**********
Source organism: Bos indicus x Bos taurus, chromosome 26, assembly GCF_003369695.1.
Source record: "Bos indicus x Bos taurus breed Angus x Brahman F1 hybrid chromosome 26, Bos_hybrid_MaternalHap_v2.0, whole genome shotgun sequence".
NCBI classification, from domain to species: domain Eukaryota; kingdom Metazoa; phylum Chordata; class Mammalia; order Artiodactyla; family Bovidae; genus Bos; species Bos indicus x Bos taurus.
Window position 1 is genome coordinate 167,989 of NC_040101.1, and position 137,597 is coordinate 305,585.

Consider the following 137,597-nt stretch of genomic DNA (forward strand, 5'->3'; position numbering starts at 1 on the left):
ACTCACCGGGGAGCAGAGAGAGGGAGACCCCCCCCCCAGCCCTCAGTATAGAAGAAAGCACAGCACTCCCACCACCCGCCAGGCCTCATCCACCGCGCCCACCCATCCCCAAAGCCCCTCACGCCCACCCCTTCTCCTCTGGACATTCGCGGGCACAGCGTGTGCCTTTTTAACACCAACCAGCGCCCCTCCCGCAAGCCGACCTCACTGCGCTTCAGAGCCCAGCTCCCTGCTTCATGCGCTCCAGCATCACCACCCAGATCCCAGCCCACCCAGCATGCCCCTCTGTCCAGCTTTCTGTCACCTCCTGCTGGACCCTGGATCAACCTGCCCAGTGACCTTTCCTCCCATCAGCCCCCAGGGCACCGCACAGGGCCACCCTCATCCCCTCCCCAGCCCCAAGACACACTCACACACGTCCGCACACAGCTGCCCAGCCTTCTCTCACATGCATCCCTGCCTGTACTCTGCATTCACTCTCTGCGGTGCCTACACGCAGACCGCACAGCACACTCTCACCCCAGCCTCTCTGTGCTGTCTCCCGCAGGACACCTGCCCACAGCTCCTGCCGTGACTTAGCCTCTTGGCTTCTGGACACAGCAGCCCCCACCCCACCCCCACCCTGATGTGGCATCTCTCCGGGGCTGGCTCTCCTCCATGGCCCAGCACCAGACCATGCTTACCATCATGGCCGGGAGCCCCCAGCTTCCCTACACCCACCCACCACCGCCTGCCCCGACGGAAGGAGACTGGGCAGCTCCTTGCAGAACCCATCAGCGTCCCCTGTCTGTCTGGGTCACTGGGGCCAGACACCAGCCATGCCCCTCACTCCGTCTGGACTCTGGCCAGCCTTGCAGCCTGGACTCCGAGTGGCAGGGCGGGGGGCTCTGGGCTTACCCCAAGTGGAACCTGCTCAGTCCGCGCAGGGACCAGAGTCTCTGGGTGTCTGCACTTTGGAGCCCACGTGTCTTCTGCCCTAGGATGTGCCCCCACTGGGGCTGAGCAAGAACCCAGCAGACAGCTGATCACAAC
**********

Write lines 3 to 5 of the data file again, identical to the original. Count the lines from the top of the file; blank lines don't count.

NCBI classification, from domain to species: domain Eukaryota; kingdom Metazoa; phylum Chordata; class Mammalia; order Artiodactyla; family Bovidae; genus Bos; species Bos indicus x Bos taurus.
Window position 1 is genome coordinate 167,989 of NC_040101.1, and position 137,597 is coordinate 305,585.

Consider the following 137,597-nt stretch of genomic DNA (forward strand, 5'->3'; position numbering starts at 1 on the left):